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Moisture in Rehydrated Olive Paste Affects Oil Extraction Yield and Phenolic Compound Content and Profile of Extracted Olive Oil

Cecchi, Lorenzo, Breschi, Carlotta, Migliorini, Marzia, Canuti, Valentina, Fia, Giovanna, Mulinacci, Nadia, Zanoni, Bruno
European journal of lipid science and technology 2019 v.121 no.4 pp. e1800449
air, cultivars, enzymes, extra-virgin olive oil, freeze drying, fruits, harvesting, lignans, markets, milling, olives, pastes, phenols, temperature, water content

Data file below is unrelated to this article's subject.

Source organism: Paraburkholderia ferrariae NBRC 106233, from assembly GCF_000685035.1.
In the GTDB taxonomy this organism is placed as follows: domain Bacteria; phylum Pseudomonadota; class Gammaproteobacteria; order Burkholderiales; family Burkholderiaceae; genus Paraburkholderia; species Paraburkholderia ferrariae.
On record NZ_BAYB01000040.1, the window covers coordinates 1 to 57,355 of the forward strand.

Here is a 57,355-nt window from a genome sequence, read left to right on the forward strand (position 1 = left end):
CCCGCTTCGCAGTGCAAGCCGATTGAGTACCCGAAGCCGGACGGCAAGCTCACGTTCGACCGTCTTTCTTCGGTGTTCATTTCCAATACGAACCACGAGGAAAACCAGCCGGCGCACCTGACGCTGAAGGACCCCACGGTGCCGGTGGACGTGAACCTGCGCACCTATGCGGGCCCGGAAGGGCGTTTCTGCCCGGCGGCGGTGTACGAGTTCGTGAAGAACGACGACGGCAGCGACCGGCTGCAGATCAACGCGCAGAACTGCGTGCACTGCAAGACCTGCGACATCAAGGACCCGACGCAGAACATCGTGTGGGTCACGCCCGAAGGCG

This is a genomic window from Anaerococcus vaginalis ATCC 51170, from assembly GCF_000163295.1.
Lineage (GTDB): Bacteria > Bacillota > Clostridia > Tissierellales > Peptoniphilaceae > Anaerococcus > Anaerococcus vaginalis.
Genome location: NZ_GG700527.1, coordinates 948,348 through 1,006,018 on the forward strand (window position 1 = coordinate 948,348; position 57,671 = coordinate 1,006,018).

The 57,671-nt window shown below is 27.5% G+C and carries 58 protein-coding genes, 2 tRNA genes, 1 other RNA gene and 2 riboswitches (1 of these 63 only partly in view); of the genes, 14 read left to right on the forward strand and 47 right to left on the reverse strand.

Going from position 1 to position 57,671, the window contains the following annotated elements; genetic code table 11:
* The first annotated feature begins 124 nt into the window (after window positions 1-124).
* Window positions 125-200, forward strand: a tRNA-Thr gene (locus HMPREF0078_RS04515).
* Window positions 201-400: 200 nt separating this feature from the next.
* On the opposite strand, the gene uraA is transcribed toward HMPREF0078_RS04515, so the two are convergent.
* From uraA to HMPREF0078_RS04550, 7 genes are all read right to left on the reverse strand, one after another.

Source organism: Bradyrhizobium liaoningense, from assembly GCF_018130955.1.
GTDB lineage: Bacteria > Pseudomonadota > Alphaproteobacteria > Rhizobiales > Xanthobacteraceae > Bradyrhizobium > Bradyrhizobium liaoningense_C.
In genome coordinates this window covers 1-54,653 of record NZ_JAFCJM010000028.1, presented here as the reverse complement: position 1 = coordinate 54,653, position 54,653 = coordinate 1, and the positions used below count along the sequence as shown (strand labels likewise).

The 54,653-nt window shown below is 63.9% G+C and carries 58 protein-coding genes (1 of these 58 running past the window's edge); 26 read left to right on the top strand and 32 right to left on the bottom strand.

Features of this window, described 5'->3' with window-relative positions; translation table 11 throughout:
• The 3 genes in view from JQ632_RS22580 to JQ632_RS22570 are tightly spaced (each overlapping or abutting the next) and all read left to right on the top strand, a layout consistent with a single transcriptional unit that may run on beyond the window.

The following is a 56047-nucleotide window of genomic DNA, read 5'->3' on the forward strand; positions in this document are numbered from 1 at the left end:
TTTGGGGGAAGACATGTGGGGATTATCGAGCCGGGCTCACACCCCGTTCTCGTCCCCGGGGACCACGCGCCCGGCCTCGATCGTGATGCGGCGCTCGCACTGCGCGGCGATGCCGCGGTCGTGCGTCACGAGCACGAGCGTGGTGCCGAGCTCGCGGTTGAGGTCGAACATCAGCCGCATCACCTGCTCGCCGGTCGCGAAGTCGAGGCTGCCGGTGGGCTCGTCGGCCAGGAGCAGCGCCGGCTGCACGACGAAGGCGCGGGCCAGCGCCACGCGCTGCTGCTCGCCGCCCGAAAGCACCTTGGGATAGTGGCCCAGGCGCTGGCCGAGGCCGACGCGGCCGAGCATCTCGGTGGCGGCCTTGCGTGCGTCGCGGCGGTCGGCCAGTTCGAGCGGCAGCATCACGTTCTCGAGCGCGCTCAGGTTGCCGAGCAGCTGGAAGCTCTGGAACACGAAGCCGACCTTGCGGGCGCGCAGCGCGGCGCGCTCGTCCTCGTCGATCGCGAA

The effect of olive paste moisture on both oil extraction yield and phenolic content and profile from extractable olive oil is studied at the lab‐scale by stressing physical and biochemical phenomena through gradual dilution of freeze‐dried olive paste at a wide range of moisture levels. Olive fruits of Frantoio and Leccio del Corno cultivars are freeze‐dried immediately after harvesting and then milled. Gradual dilution of the obtained freeze‐dried olive pastes allows obtaining olive pastes at moisture 0–60%, from which olive oil samples are immediately extracted. The experiments show that oil extraction yield and phenolic transfer yield increase in extractable oil and reach a maximum (i.e., phenols up to ≈1200 mg kg⁻¹ for Frantoio cultivar) at olive paste moisture values lower than typical values of the olive paste during milling of whole olive fruits. Then, these yields decrease when the olive paste moisture gradually continues to ride above that value. The data also indicate that olive paste moisture plays a crucial role on enzymatic phenomena affecting phenolic profile of the extracted oils and confirms the hypothesis that lignans, absent or linked to other molecules into the fruits, are released or biosynthesized during oil extraction thanks to the co‐presence of enzymes and water. Practical Applications: The results point out that olive paste moisture appears to be as essential in controlling extra virgin olive oil processing as time, temperature and air exposure. Processing procedures along the olive oil chain able to reduce the olive fruit's moisture, may complement the technological innovations for improving oil extraction and phenolic transfer yields. For example, suitable blends of olive batches with different moisture content could be used to control the olive paste moisture and, consequently, the extra virgin olive oil quality. Small mills able to produce express olive oil from olive paste waffles of ≈1 kg, were recently proposed in the market: results of this study also suggest the possibility to dry olives for obtaining dried olive paste waffles suitable to produce small amounts of express olive oils with the selected qualitative characteristics after rehydrating them at the suitable moisture content. Phenolic content in olive oils extracted from lyophilized and rehydrated olive paste is affected by the percentage of water and reach maximum values at moisture content lower that 40%.